European Stocks Decline amid Syria Tensions

european stocks

European stocks declined sharply on Tuesday after Turkish fighter jets shot down a Russian warplane in Syria, leaving investors fretting about escalating geopolitical risks.

All of Europe’s major stock indices were down sharply in intraday trade. London’s FTSE 100 Index fell 1.2%. Frankfurt’s DAX Index declined 200 points or 1.8%. Stocks in Madrid and Paris were down more than 2%.

American stock futures were also down sharply ahead of the bell, with the Dow Jones Industrial Average shedding more than 100 points. US stocks had traded slightly lower on Monday.

Stocks came under pressure on Tuesday after Turkey shot down a Russian jet fighter near the Syrian border on the claim that it violated Turkish airspace. Moscow said it can prove the plane never entered Turkish airspace.

Escalating Mideast tensions spurred a large rally in oil prices. US crude prices rose 79 cents or 1.9% to $42.54 a barrel. International benchmark Brent crude also climbed $1.12 or 2.5% to $45.95 a barrel.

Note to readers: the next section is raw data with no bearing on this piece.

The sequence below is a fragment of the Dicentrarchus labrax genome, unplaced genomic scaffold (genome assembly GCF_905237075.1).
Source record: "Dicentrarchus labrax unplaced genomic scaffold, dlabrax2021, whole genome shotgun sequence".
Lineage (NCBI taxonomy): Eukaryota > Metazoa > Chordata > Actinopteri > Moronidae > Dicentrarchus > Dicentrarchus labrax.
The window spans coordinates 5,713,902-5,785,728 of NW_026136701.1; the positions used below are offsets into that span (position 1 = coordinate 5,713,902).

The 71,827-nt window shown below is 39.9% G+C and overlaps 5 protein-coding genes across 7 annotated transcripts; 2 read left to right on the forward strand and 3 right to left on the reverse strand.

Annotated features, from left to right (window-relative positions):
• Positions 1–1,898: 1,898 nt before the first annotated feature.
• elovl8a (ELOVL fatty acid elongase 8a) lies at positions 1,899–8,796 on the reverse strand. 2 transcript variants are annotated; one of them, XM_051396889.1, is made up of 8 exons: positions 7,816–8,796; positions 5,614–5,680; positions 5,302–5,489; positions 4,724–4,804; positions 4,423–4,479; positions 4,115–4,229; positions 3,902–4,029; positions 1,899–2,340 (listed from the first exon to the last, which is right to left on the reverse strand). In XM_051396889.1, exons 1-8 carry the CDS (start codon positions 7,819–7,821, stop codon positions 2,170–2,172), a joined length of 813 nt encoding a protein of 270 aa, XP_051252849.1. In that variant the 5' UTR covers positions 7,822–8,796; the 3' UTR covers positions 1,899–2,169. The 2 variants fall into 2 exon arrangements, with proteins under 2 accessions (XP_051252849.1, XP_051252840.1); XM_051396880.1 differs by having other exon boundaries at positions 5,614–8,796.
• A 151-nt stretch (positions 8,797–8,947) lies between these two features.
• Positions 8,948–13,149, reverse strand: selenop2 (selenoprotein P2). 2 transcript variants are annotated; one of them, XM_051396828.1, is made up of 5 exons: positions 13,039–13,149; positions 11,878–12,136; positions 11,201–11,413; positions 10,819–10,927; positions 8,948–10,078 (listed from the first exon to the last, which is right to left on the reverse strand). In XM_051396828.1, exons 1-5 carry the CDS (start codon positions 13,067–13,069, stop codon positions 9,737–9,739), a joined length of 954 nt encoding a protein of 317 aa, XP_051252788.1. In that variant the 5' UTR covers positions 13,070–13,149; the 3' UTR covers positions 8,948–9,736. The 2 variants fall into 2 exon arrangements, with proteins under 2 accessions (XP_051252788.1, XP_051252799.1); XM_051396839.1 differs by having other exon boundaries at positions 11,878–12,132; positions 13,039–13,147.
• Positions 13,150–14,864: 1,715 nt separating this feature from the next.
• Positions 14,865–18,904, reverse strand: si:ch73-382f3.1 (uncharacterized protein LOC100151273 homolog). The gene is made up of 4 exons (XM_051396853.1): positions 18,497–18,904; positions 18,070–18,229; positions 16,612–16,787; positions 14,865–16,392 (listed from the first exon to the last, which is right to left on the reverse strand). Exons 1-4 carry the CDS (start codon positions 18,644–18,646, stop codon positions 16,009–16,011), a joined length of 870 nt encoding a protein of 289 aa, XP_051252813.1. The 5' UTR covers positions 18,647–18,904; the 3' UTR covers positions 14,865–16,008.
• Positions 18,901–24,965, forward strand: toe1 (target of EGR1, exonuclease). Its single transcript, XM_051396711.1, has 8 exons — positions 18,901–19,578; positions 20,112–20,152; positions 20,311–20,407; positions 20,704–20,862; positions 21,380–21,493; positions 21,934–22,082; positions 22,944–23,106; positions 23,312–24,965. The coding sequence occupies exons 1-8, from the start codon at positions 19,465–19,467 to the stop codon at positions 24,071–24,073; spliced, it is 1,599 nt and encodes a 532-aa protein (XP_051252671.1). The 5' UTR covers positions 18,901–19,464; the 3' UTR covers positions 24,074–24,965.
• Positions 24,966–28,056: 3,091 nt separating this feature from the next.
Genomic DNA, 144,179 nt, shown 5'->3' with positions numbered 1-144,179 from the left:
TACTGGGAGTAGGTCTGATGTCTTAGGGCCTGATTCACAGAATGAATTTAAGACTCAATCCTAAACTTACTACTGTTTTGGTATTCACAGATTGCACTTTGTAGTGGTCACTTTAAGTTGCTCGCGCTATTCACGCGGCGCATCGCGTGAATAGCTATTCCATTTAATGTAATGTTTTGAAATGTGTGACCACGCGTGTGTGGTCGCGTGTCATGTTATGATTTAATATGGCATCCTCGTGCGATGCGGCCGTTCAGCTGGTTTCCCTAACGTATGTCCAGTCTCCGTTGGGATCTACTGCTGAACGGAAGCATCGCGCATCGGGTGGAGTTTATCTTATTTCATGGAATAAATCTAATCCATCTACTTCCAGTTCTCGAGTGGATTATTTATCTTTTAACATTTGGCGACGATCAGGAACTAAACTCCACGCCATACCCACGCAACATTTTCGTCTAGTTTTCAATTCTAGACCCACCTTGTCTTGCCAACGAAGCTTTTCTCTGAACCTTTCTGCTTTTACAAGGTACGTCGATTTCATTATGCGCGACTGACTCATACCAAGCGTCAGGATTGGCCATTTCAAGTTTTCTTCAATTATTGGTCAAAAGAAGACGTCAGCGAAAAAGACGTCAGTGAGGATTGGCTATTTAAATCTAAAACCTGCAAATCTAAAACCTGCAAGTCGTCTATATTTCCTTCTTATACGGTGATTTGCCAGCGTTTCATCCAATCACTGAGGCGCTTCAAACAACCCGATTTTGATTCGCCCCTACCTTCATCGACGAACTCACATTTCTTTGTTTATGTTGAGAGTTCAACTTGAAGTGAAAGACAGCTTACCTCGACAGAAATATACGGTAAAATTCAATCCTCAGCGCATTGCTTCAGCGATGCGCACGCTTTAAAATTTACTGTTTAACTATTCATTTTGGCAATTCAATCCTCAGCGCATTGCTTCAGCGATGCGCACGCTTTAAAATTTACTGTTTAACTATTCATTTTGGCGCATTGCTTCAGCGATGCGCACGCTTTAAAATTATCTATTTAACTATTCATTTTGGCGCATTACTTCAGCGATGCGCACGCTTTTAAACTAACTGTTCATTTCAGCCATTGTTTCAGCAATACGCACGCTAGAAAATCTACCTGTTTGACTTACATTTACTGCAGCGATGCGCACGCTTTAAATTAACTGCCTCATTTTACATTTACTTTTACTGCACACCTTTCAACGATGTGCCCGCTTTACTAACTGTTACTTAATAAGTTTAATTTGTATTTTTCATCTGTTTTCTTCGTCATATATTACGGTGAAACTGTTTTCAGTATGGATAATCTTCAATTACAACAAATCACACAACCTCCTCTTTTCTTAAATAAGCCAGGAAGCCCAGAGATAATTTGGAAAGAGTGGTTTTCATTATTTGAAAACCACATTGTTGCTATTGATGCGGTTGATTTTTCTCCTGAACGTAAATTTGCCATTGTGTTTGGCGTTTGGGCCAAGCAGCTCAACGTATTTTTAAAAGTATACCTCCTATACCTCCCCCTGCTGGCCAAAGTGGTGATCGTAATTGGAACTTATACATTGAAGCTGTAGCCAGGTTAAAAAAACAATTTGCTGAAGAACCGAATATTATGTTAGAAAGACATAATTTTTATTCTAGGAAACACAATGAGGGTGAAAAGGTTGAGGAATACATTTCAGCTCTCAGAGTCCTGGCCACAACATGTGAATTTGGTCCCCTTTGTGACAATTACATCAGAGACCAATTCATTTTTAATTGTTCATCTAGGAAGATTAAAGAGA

The price of gold also shot up on Tuesday, as investors looked to hedge against growing geopolitical risks. Gold for February delivery, the most actively traded contract, rose $10.30 or 1% to $1,076.90 per troy ounce on the Comex division of the New York Mercantile Exchange. The yellow metal touched an intraday high of $1,080.50.

Precious metals rallied across the board. The price of silver climbed 10 cents or 0.7% to $14.16 per troy ounce. Copper also rallied $1 or 0.5% to $203.15 a pound.

Higher gold prices weighed on the US dollar, which is negatively correlated with the yellow metal. The US dollar index, a weighted average of the greenback against a basket of six currencies, fell 0.3% to 99.52.

In economic data news, the US economy expanded faster than previously forecast in the third quarter, revised estimates from the Commerce Department showed on Tuesday. US gross domestic product (GDP) expanded 2.1% annually in the July to September period, well above last month’s advance estimate of 1.5%.

The upward revision was driven by higher business inventories and an increase in business spending. Consumer spending was revised down to reflect 3% growth instead of 3.2%.

The third quarter expansion put the US economy on pace to grow at least 2% annually in the second half of the year, signaling that the Federal Reserve will be comfortable in adjusting interest rates next month.

Germany also posted revised third quarter GDP figures on Tuesday. Europe’s largest economy expanded 0.3% in the third quarter and 1.7% annually, unchanged from the initial estimate.